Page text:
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April 3, 2009

School education

Though much is being said about the improvement of school education in recent times, especially after the launching of the Sarva Shiksha Abhijan Mission, the real picture continues to be one in stark contrast. The statistics revealed by the annual Assessment, Survey, Evolution and Research (ASER) are extremely disturbing, and they put a serious question mark over the manner in which education is being imparted to our schoolchildren. As much as 50 per cent of the Class-II students in Assam do not know the numbers between 10 and 99, while over 60 per cent of the Class-III students cannot solve simple arithmetic problems like subtraction. The findings of the survey, however, are not totally unexpected, given that all along our thrust has been on increasing the enrolment level rather than on qualitative aspects of education like improving the quality of teaching. Even on the enrolment front, there has been only a marginal increase of one per cent in the students in the age group 6-14, with government schools recording a drop of two per cent. It is a fact that various educational projects, including Sarva Shiksha, are primarily content with enrolling more students to meet their targets and devote little towards ensuring that the enrolled students get quality education. Unless we recognise the fact that greater enrolment does not necessarily lead to qualitative improvements, the prevailing situation is unlikely to change for the better.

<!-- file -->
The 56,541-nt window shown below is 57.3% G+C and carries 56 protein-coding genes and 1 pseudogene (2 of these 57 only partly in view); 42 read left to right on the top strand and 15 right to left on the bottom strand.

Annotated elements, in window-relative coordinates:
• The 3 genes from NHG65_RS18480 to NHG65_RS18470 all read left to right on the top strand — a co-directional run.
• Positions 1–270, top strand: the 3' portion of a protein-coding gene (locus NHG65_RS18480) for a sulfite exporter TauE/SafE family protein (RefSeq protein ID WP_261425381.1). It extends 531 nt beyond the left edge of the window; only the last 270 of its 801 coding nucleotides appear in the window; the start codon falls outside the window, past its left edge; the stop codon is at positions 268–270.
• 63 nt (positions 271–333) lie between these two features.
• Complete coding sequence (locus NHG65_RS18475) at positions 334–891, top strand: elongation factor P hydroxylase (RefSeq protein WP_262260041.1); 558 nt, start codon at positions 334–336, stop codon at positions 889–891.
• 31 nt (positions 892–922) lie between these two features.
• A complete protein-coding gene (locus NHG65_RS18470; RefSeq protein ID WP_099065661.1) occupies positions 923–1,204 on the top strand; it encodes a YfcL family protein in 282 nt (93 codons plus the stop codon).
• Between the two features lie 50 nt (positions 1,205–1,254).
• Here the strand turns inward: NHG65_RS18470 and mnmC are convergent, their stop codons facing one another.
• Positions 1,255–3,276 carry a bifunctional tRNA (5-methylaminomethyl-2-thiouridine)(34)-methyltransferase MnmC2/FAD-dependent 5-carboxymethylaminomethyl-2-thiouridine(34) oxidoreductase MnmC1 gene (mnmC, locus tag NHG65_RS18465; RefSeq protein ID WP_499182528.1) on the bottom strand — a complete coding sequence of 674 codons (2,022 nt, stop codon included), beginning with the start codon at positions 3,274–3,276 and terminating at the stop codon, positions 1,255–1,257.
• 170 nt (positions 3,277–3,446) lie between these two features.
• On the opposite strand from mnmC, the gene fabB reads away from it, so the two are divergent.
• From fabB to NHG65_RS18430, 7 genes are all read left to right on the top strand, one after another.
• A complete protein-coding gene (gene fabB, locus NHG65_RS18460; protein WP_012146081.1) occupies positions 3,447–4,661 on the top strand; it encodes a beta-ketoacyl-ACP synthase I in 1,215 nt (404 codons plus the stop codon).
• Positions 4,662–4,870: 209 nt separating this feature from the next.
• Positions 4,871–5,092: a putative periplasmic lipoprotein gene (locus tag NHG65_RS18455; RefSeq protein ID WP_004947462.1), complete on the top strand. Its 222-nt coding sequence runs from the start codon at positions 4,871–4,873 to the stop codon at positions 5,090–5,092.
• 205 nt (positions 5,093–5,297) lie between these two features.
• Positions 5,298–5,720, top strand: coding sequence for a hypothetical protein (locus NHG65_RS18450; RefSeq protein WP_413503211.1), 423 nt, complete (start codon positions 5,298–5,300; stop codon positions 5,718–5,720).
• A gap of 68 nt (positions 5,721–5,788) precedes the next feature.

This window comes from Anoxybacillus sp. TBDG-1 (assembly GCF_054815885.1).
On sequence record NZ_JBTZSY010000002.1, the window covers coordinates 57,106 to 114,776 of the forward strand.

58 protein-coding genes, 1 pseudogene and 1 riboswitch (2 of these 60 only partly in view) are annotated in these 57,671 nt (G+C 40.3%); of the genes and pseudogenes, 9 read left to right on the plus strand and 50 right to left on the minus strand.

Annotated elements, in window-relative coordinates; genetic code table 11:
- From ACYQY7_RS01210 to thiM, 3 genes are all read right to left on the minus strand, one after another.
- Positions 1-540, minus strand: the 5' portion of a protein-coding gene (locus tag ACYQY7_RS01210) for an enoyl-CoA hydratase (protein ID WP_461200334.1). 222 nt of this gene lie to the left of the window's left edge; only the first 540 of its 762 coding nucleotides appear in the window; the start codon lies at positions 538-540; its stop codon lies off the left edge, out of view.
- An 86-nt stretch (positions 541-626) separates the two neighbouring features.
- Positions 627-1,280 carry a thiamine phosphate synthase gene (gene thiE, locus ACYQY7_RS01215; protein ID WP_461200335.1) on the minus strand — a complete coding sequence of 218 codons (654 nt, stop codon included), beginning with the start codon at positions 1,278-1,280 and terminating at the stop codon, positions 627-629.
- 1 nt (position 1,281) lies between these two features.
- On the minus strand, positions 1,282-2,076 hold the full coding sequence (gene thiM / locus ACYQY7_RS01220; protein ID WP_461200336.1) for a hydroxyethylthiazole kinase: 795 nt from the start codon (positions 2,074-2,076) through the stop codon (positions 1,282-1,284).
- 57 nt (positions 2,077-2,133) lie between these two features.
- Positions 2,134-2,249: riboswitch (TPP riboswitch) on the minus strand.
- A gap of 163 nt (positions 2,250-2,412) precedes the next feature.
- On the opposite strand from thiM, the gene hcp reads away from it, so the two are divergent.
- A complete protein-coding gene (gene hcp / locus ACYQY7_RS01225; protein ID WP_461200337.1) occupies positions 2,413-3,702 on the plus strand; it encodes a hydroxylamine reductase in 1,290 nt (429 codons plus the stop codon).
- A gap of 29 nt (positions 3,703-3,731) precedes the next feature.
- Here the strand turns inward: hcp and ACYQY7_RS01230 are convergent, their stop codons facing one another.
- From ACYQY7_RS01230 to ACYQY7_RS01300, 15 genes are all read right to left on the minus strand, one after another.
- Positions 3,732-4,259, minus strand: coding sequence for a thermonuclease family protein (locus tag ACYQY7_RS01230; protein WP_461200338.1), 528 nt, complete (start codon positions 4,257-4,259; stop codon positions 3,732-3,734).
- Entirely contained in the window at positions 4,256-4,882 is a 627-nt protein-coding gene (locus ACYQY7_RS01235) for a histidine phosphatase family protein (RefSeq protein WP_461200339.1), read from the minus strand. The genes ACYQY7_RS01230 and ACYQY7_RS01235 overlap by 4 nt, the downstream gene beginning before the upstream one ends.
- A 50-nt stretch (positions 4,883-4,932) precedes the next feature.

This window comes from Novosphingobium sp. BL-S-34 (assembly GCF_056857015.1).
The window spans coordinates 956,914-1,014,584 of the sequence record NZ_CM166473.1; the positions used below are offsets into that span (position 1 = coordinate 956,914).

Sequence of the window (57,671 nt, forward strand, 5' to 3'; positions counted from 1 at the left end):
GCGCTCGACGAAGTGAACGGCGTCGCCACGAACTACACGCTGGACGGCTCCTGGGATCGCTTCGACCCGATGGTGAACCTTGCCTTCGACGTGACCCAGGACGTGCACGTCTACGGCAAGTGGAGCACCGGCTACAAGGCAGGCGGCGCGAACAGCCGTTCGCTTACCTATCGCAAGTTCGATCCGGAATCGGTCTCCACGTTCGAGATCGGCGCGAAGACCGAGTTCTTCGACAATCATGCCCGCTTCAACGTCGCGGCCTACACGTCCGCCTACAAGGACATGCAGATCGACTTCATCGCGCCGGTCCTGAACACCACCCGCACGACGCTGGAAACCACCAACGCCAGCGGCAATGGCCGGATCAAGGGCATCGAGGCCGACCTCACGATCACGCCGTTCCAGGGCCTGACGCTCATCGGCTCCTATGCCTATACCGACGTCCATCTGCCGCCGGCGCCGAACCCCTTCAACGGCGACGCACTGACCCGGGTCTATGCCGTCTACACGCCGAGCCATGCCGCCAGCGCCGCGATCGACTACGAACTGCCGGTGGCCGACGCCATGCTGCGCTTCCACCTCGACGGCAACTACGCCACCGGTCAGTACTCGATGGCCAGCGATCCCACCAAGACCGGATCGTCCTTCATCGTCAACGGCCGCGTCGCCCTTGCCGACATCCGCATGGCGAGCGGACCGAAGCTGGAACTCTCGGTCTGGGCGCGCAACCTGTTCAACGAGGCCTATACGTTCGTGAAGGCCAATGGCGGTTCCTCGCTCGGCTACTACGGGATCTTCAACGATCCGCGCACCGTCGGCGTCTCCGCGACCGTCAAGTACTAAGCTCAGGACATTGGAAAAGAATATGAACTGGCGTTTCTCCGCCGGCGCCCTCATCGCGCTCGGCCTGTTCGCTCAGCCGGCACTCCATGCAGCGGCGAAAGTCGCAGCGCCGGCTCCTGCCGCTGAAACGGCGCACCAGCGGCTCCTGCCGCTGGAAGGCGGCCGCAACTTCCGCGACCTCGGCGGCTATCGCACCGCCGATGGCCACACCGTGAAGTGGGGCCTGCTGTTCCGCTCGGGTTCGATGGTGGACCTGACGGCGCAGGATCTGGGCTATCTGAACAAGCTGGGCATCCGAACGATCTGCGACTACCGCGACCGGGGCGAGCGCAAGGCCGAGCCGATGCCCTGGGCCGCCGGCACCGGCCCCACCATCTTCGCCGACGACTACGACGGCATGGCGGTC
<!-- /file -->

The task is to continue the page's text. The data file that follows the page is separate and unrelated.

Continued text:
While the deterioration of the higher educational scenario in the State invariably attracts a lot of attention, the sphere of school education, too, needs to be treated as a high-priority area. The ills afflicting our school education are far from one-dimensional, and there is an urgent need for adopting an integrated approach. Motivating students from poor and unprivileged sections, and also their parents to send their wards to school is always a tough proposition. If properly implemented, the Mid-Day Meal scheme could have turned out to be a big motivator for poor children to attend school but its progress has been throttled by mismanagement and some inherent defects in planning. Then, the all-important issue of ensuring quality education to the students must be treated in the urgency it deserves. The complacent and lackadaisical attitude of our government teachers is largely responsible for this abysmal level of learning that the students are subjected to. Teachers’ training apart, we also need a mechanism that fixes some sort of responsibility and accountability on the school authorities for poor performance of students. ASSAM TRIBUNE

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